On top of that, according to the FIA "there will no longer be a non-voting chairman and each group of stewards will elect their own chairman amongst themselves for each race. Utilizing video and radio exchanges they should aim to reach decisions very efficiently."
And the FIA wants the current observer programme for Formula One stewards will continue, and training, distribution of decisions, and an annual meeting will be encouraged to raise the quality of decisions in this permanent group.
The WMSC also announced the introduction of FIA Formula One ambassadors. From the FIA statement: "An FIA F1 Ambassador will be appointed from the membership of the World Council for each event. The Ambassador will liaise with the ASN and organizing team at the circuit. He will also meet with the ASN President, FIA VIP guests, Formula One Management, F1 Teams and other stakeholders and act as an Ambassador of FIA sport."
Another idea of Todt, again something he promised during his election campaign, has also been approved by the WMSC: the appointment of FIA World Championship Commissioners. They will be appointed by the WMSC, and will have to report to Todt directly, and, at the request of the President, to the Deputy President of the FIA for Sport or to other members of the World Motor Sport Council.
All commissioners will be present at all the events of the World Championship they have been assigned to (F1, F2, WRC, WTCC, etc.), and will serve as a permanent liaison between the FIA and the various parties involved, like the promoters and organizers of the race, and the manufacturers, teams and suppliers. Todt thinks this will allow him, as president of the FIA, to "focus on the strategic development of the FIA and in particular to further encourage the synergies between mobility and motor sport."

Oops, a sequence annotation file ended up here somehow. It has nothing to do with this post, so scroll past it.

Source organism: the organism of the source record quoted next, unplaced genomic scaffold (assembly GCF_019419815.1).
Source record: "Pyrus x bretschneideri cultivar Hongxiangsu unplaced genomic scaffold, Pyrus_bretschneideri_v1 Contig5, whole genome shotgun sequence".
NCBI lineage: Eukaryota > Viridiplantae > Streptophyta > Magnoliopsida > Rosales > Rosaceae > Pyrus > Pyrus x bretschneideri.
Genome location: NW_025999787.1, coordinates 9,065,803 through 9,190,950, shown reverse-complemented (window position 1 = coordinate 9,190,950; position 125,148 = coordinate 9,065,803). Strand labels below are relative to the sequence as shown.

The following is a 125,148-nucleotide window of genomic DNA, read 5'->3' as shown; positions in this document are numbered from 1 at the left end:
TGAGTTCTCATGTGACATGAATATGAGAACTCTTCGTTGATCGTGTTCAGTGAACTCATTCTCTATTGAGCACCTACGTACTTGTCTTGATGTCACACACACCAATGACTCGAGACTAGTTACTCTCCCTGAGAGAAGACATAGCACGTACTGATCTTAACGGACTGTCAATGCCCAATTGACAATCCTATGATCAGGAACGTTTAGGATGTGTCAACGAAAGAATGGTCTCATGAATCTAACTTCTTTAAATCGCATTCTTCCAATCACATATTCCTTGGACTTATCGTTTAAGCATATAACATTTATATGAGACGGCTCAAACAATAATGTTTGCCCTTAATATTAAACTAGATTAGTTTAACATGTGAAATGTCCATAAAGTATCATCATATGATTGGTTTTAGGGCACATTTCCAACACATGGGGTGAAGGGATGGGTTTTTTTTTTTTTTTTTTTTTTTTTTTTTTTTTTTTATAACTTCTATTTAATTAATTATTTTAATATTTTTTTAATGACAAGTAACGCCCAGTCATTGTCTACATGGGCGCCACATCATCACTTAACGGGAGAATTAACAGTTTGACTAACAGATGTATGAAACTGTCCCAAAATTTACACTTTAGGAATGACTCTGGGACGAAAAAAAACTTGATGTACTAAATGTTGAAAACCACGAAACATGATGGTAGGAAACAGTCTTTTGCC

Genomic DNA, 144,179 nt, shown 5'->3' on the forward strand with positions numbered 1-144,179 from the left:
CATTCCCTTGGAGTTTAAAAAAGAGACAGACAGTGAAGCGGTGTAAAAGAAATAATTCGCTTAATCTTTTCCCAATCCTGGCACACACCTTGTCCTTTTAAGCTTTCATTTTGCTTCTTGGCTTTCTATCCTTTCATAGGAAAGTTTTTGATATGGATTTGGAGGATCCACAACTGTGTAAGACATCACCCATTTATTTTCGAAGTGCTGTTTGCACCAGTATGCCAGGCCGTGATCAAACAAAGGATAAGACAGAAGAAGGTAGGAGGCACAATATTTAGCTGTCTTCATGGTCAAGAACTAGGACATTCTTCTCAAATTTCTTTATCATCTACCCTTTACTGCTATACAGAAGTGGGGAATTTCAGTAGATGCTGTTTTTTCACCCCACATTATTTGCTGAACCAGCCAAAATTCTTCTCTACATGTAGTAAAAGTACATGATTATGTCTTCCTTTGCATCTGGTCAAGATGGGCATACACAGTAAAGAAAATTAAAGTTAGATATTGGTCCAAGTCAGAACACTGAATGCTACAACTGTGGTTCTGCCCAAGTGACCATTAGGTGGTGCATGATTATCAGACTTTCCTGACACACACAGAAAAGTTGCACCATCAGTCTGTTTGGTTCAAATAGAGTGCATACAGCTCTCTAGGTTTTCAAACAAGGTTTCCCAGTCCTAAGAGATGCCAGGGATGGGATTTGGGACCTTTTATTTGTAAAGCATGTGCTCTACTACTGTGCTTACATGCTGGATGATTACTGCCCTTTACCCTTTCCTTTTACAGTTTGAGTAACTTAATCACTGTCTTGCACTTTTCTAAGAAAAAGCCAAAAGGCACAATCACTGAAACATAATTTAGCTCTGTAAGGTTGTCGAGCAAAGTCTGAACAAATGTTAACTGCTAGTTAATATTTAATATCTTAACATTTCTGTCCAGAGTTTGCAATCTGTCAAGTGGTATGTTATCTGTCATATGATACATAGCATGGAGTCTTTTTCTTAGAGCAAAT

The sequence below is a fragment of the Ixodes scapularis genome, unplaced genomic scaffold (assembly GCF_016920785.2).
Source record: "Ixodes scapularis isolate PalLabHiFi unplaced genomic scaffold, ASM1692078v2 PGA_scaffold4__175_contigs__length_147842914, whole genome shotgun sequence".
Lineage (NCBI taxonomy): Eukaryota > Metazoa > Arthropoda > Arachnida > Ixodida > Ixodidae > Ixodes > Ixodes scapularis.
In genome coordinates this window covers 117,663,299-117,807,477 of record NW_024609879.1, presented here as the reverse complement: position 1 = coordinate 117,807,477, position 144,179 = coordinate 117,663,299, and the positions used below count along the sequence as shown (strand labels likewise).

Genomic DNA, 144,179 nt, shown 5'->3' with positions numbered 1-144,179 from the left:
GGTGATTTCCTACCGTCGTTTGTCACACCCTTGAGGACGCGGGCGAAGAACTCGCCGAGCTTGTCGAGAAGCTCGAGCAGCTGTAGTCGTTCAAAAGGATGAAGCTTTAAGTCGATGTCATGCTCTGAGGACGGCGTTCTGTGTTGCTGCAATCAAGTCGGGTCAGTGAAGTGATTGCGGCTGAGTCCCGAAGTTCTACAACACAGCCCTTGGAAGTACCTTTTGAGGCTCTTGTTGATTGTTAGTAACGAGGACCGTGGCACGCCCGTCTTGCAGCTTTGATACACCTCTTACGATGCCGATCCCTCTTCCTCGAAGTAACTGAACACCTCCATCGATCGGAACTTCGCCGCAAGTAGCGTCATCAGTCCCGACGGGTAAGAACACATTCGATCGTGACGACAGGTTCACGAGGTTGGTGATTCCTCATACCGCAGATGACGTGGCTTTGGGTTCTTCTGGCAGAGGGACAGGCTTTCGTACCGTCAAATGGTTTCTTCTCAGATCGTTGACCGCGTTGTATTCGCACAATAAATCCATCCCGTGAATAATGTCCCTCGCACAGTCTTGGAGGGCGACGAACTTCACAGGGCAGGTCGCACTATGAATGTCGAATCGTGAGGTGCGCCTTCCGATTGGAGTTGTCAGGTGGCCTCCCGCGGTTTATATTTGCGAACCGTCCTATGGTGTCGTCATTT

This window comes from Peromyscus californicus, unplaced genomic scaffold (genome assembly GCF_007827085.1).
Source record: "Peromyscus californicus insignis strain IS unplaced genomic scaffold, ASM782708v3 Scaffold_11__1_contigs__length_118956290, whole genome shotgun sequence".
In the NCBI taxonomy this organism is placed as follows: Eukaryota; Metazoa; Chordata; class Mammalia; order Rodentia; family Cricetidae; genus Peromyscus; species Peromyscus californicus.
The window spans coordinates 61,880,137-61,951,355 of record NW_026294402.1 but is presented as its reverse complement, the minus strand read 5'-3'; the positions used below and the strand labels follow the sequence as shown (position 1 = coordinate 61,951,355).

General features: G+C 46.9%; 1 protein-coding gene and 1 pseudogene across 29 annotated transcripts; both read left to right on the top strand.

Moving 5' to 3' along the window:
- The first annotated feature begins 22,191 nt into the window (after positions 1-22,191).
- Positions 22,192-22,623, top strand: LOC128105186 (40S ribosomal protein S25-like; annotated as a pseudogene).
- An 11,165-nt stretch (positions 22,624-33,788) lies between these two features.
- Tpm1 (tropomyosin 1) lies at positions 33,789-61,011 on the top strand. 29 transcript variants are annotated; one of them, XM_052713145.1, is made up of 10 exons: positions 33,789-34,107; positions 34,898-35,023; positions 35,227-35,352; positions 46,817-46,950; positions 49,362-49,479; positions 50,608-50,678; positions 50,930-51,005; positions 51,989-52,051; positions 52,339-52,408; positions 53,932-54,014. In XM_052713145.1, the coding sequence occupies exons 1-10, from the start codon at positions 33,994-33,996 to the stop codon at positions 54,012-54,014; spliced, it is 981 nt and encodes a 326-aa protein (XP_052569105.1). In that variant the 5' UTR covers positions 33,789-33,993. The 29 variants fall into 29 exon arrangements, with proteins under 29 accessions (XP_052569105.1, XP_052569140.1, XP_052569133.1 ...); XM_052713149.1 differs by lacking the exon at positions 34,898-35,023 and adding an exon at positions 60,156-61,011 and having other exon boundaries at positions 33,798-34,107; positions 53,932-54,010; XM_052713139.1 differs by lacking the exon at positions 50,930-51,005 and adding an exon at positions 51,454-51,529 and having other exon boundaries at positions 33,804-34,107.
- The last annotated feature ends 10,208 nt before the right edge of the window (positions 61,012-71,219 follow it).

What does it mean?
If the vision of Jean Todt is correct, it will mean that more parties will be involved in making decisions regarding the regulations and the future of Formula One. The involvement of former Formula One drivers in enforcing the regulations together with the FIA stewards during a Grand Prix, should in theory lead to more consistent decisions. The appointment of World Championship Commissioners ensures the FIA president is not directly involved in any FIA World Championship anymore, and that should eliminate for instance the clashes the previous FIA president had with the FOTA and other representatives of Formula One.
But although the FIA plans sound good, former FIA president Max Mosley was accused of favoritism and was labeled a dictator, and it is of course possible the FIA Commissioner for Formula One will be accused of the same, it all depends on who the commissioner will be and what kind of decisions or recommendations he will make. The go-between Formula One Commissioner could also introduce more bureaucracy within the FIA. Many names have been mentioned as candidate Formula One Commissioner, including Alain Prost, Michael Schumacher and Nick Craw.
The same goes for the new FIA stewarding setup, since we don't know which former Formula One driver will be appointed to assist the FIA stewards, we don't know what the result will be, it could be positive, but also negative, we don't know. For the FIA steward panel function, I can only think of one truly independent candidate, the second most experienced Formula One driver ever, Italian Riccardo Patrese. He has had no ties with Formula One whatsoever since he left the sport in 1993, has driven for almost every team except Ferrari and McLaren, and obviously has the necessary experience under his belt.
But let us give Jean Todt and the FIA the benefit of the doubt, and give it some time to see if the FIA will indeed bring a wind of change in 2010.